And of course, the strong, twisty script is augmented immeasurably by Chan Wook-Park's fantastic direction. The guy does mood and atmosphere like few others, and here he creates gothic imagery that pops. He also adds to the film's haunting quality with a number of head-spinning shots and sequences that help to accentuate the film's feeling of danger, disorientation, and steadily-growing intensity. The film is nothing if not intense - both on a plot level (where *had* George been all of those years?), and on a psychological one. Park never shies away from using the story as a psycho-sexual coming-of-age allegory. George is the catalyst that jump-starts sullen-but-innocent India into her own twisted sort of awakening - one that mixes sex, violence, rebellion, and utter disillusion with the world around you. India begins realizing how dark and dangerous the world is - how filled with malice the people in her life (her mother, her classmates) really are - and so she decides to turn the tables, and become even worse, even darker.

Mia Wasikowska is terrific as India Stoker. She pulls off India's girlish innocence, but is just as believable (and intensely creepy) when her dormant darkness is unleashed. I had similar thoughts after her noteworthy turn in The Kids Are All Right, but this movie cemented it - Wasikowska is truly a young actress to watch. This is an amazing performance. Matthew Goode is also really great as creepy uncle Charles. It's almost funny - I always thought he was perhaps miscast in Watchmen ... but after seeing him in Stoker, I'm almost curious to see what he could do as Ozymandias now that he's got more experience under his belt. I say that because in Stoker, Goode is *very* Ozymandias-like. He's got "the voice" down pat - a chilling, cold, upper-crust dialect that makes his cool - almost snobby - exterior fairly chilling. He's smooth to the point of creepy, cool to the point of threatening. Definitely some Patrick Bateman in their as well. As for Nicole Kidman, I've always liked her when she's in these sorts of off-kilter, left-of-center, semi-creepy roles (To Die For, anyone?). And so it's no surprise that she really nails the part of Evelyn - a desperate housewife with some serious issues.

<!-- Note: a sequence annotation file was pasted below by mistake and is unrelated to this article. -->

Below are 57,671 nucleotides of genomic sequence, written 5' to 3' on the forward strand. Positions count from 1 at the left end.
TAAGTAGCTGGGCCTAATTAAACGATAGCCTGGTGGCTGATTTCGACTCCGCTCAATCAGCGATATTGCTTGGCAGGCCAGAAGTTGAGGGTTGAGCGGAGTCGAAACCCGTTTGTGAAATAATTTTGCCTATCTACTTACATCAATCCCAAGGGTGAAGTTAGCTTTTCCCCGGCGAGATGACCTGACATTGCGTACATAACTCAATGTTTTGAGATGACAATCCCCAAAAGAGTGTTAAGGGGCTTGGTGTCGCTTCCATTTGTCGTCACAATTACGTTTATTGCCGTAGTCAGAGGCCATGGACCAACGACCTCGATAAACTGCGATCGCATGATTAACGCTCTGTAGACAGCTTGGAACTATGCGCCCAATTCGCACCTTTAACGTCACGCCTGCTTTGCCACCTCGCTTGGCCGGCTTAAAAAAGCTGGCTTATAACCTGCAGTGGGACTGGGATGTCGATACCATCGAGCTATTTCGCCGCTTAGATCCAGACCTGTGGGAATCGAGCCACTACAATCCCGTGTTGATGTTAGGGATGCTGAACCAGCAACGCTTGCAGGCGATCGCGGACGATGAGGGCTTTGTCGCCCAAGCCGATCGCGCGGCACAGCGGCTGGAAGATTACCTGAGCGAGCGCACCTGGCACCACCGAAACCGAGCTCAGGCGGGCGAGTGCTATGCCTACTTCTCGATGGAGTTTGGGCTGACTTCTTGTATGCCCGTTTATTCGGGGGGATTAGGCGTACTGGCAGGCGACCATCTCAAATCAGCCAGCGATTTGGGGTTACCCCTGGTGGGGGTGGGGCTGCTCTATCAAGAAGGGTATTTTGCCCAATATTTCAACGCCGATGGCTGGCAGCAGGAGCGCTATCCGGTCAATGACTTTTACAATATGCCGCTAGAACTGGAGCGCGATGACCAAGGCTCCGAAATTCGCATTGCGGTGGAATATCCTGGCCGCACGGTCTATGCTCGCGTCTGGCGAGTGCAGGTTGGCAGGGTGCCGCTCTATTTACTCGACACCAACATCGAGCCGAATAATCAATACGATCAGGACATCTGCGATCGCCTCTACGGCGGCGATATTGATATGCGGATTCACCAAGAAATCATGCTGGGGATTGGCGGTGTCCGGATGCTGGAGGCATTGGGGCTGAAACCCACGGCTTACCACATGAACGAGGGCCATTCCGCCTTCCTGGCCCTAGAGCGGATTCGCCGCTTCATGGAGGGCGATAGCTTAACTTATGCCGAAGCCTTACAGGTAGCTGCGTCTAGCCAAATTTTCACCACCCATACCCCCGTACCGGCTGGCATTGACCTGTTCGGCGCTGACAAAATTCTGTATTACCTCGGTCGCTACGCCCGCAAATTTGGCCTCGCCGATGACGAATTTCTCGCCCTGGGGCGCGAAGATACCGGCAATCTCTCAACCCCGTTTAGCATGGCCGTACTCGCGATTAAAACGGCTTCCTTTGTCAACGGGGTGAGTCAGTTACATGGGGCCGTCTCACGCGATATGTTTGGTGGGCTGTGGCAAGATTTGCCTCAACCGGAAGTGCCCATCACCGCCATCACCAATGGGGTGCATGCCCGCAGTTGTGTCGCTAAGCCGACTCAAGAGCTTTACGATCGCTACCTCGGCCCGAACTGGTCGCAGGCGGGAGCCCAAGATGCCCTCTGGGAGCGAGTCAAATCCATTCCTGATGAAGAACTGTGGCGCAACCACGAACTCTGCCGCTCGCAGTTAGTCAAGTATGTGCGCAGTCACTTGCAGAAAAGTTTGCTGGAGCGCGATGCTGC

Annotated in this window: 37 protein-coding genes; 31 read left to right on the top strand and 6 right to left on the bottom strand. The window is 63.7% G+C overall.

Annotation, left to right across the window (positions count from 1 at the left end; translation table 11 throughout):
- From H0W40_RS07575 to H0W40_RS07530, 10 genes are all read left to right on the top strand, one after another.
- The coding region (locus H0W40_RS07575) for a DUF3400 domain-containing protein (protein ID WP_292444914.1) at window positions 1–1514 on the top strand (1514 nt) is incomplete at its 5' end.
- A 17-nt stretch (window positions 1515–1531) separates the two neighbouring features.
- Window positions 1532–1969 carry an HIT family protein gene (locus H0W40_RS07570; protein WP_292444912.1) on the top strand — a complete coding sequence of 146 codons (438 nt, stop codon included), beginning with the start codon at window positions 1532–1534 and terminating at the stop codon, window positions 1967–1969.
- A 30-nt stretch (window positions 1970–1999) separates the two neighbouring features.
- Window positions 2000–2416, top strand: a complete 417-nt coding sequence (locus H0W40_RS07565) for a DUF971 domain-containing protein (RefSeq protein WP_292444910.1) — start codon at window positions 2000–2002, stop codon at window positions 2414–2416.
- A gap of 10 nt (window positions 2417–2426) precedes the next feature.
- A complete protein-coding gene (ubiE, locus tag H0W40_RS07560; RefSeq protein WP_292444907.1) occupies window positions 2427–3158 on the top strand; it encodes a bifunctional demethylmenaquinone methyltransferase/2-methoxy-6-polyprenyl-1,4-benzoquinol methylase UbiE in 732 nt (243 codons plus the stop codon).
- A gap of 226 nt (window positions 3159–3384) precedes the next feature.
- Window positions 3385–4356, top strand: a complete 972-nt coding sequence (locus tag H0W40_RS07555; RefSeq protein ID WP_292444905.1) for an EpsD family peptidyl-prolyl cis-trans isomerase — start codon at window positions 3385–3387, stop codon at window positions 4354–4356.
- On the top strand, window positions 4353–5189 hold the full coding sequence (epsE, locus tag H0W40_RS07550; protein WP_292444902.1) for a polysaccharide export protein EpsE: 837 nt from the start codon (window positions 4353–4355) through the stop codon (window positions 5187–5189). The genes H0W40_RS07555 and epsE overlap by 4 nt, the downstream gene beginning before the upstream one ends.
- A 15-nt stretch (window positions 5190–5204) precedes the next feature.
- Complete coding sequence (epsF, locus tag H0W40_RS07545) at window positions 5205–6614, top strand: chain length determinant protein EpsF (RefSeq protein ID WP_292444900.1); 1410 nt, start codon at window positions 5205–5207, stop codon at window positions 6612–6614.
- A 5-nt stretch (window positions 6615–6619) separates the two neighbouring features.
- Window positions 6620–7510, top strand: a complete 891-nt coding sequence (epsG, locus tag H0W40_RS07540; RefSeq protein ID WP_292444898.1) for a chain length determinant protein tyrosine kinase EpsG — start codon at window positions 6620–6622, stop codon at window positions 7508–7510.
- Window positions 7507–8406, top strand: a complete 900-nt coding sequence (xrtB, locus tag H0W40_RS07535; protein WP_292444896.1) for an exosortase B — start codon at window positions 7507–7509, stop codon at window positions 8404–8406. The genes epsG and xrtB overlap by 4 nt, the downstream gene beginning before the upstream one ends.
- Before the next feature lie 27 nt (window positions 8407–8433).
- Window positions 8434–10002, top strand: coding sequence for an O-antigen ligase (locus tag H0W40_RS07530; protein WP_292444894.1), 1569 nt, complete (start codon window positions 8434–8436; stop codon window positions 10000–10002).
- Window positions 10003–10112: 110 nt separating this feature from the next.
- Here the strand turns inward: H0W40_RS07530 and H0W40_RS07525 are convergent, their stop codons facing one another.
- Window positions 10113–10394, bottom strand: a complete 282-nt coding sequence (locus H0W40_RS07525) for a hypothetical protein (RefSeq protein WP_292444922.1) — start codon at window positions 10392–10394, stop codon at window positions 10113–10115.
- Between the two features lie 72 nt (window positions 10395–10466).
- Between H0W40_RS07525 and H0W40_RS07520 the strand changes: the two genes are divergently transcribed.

Stoker takes a little while to get going, but it really weaves a web as it goes that you can't help but get sucked into. From a narrative perspective, it all comes together fairly straightforwardly in the end - despite some of the storytelling tricks used by Miller and Park. But, like I said, there's a lot of depth here - symbolism, subtext, and some open-ended psychological questions that game me a lot to chew on once the film was over. I guarantee - there are certain sequences in the film - a piano duet scene, a certain shower scene - that will leave you breathless.

It's nice to know that, even in his first American film - an American Gothic with an Asian Extreme spin - the great Chan Wook-Park has not gone soft in the least. This is as extreme, as dark, as deep, and as badass as just about any movie he's yet made.

My Grade: A-